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Volume 18 Supplement 2

Sepsis 2014

  • Poster presentation
  • Open Access

In vivo study of endothelial barrier-related GTPase expression in the kidney and liver during the acute phase of nonlethal sepsis

  • BC Zychar1,
  • MA Cenezede2,
  • AMA Liberatore1,
  • NOS Câmara2 and
  • IH Koh1
Critical Care201418(Suppl 2):P65

https://doi.org/10.1186/cc14068

Published: 3 December 2014

Keywords

Systemic InfectionMultiple Organ Dysfunction SyndromeEndothelial BarrierHigh Gene ExpressionCervical Incision

Introduction

Maintenance of the integrity of the endothelial barrier is crucial in pathological inflammatory/infectious conditions [1]. The endothelial barrier dysfunction leading to increased vascular permeability and leukocyte transmigration in the systemic inflammatory state has been intrinsically related to the multiple organ dysfunction syndrome. The Rho GTPases family regulates the organization of the actin cytoskeleton, and plays a fundamental role in maintaining homeostasis and function of the endothelial barrier [2]. The study of the mechanisms of intracellular signaling related to the integrity of the endothelial barrier may help in understanding the hemodynamic changes during systemic infection. Thus, this study aimed to correlate the pattern of genic expression of GTPases during the initial periods of sepsis in order to understand the kinetic of these molecular mechanisms in organs often affected in sepsis.

Methods

Wistar rats weighting 200 to 250 g were submitted to: nonlethal sepsis (2 ml Escherichia coli 107 UFC/ml i.v. inoculation [3, 4], n = 5, S7 group); minor trauma (cervical incision with catheter implantation in jugular, injection of 2 ml saline, n = 5, SHAM group); without any procedure (n = 5, NAIVE group). After 2 and 6 hours, the liver and kidney were collected to determine RhoA, Rac1 and Cdc42 gene expression by quantitative real-time PCR.

Results

Low expression of RhoA was observed in both organs (Figures 1A and Figure 2A). Rac1 and/or Cdc42 showed higher expression in both organs in animals submitted to systemic infection (S7 group) compared to the SHAM and NAÏVE groups in both periods (Figures 1B, C and Figure 2B, C). Although both organs showed a similar pattern, the kidney showed a statistically significant increase of Cdc42 and Rac1 as compared to the liver, showing that GTPase expression might differ, possibly due to endothelial heterogeneity of each organ to perform its specific function. These results suggest that the infectious process leads to a higher gene expression of Rac1 and/or Cdc42 in relation to a minor surgical trauma inflammation. The RhoA and Rac1 gene expression were inversely correlated, as reported in the literature [5].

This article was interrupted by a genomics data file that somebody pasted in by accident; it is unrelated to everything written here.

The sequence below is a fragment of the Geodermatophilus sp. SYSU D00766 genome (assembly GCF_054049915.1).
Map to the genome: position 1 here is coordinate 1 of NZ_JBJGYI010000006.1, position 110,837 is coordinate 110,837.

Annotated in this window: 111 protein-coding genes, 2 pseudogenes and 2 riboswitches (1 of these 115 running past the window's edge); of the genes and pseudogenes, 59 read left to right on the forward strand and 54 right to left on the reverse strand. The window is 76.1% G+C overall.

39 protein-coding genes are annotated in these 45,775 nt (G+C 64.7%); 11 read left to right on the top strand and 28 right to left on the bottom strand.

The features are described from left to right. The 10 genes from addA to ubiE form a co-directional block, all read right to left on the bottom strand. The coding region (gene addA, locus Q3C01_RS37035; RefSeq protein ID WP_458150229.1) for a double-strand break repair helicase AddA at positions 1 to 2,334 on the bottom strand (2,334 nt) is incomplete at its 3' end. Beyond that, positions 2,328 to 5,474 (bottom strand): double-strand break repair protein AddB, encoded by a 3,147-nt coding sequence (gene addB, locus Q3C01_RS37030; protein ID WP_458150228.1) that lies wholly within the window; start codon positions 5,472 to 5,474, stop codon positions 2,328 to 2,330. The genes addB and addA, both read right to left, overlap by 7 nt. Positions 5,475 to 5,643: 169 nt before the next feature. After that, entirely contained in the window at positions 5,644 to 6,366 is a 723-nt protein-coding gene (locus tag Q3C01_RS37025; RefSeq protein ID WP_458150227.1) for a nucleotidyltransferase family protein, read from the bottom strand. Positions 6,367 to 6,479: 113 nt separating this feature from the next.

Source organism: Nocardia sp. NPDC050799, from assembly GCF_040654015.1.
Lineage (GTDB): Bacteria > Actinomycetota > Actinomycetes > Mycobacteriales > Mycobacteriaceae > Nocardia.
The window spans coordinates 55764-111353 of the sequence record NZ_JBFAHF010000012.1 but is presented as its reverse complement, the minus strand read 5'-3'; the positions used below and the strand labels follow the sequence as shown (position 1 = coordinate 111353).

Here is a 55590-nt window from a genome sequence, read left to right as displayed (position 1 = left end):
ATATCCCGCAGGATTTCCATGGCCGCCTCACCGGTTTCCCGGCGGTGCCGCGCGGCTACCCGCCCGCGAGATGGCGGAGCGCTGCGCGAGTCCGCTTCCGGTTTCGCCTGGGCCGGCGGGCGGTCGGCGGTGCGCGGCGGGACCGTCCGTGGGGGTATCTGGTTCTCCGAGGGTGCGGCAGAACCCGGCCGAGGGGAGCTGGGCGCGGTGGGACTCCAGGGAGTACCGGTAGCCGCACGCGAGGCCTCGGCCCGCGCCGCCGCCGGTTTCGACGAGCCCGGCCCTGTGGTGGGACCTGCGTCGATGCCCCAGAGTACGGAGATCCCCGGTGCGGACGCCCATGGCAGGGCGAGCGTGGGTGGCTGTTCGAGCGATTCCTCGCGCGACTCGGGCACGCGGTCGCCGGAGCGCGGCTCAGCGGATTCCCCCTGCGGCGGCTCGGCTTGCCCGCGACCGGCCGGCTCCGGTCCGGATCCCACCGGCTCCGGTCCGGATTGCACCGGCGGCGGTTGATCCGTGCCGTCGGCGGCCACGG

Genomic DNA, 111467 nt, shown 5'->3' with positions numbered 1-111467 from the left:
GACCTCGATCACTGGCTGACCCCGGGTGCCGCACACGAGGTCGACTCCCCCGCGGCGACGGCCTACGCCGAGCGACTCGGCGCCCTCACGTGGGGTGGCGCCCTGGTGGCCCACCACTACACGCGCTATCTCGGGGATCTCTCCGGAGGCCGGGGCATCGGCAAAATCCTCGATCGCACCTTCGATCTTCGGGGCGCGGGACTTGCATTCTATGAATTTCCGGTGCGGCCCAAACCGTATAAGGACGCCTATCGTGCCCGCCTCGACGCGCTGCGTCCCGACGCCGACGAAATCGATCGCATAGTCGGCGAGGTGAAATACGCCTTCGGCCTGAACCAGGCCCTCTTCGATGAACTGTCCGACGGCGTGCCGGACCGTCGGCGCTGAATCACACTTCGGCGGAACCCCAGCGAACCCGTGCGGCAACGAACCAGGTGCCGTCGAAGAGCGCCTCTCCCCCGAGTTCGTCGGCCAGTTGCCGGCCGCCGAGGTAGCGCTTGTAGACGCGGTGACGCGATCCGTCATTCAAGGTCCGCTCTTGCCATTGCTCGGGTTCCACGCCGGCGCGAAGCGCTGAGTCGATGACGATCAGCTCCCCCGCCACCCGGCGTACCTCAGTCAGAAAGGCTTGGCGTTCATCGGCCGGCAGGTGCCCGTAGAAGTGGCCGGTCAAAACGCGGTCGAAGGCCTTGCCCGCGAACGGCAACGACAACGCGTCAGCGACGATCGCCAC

Figure 1
Figure 1

Gene expression of GTPases RhoA (A), Rac1 (B) and Cdc42 (C) in the liver of rats. Animals were subjected to nonlethal sepsis 2 ml Escherichia coli 107 UFC/ml i.v. inoculation (S7 group), minor trauma 2 ml saline i.v. inoculation (SHAM group), or animals without inoculation were used as control group (NAÏVE group). After 2 or 6 hours the kidney was isolated. Total RNA was extracted and transcribed to cDNA. Gene expression was quantified by real-time PCR. Graph bars show the relative concentration of each cDNA compared with the NAIVE group and the housekeeping gene HPRT. Results are mean ± SEM (n = 5 animals/group) and analyzed in triplicate. *P < 0.05 compared to NAÏVE group.

Conclusion

Rac1 and Cdc42 possibly act in favor of preserving the integrity of the endothelial barrier by their attributed stabilization and protection of microvessel endothelial cells, by gathering the cell junctions during the infectious state. Studies are being conducted to better understand the mechanisms of intracellular signaling of the endothelial barrier in different organs of animals submitted to varying degrees of systemic infections.
Figure 2
Figure 2

Gene expression of GTPases RhoA (A), Rac1 (B) and Cdc42 (C) in the kidney of rats. Animals were subjected to nonlethal sepsis 2 ml Escherichia coli 107 UFC/ml i.v. inoculation (S7 group), minor trauma 2 ml saline i.v. inoculation (SHAM group), or animals without inoculation were used as control group (NAÏVE group). After 2 or 6 hours the kidney was isolated. Total RNA was extracted and transcribed to cDNA. Gene expression was quantified by real-time PCR. Graph bars show the relative concentration of each cDNA compared with the NAIVE group and the housekeeping gene HPRT. Results are mean ± SEM (n = 5 animals/group) and analyzed in triplicate. *P < 0.05 compared to NAÏVE group.

Declarations

Acknowledgements

FAPESP.

Authors’ Affiliations

(1)
Department of Surgery, UNIFESP/EPM, São Paulo, Brazil
(2)
Laboratory of Cellular Immunology Experimental, UNIFESP/EPM, São Paulo, Brazil

References

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Copyright

© Zychar et al.; licensee BioMed Central Ltd. 2014

This article is published under license to BioMed Central Ltd. This is an Open Access article distributed under the terms of the Creative Commons Attribution License (http://creativecommons.org/licenses/by/4.0), which permits unrestricted use, distribution, and reproduction in any medium, provided the original work is properly cited. The Creative Commons Public Domain Dedication waiver (http://creativecommons.org/publicdomain/zero/1.0/) applies to the data made available in this article, unless otherwise stated.

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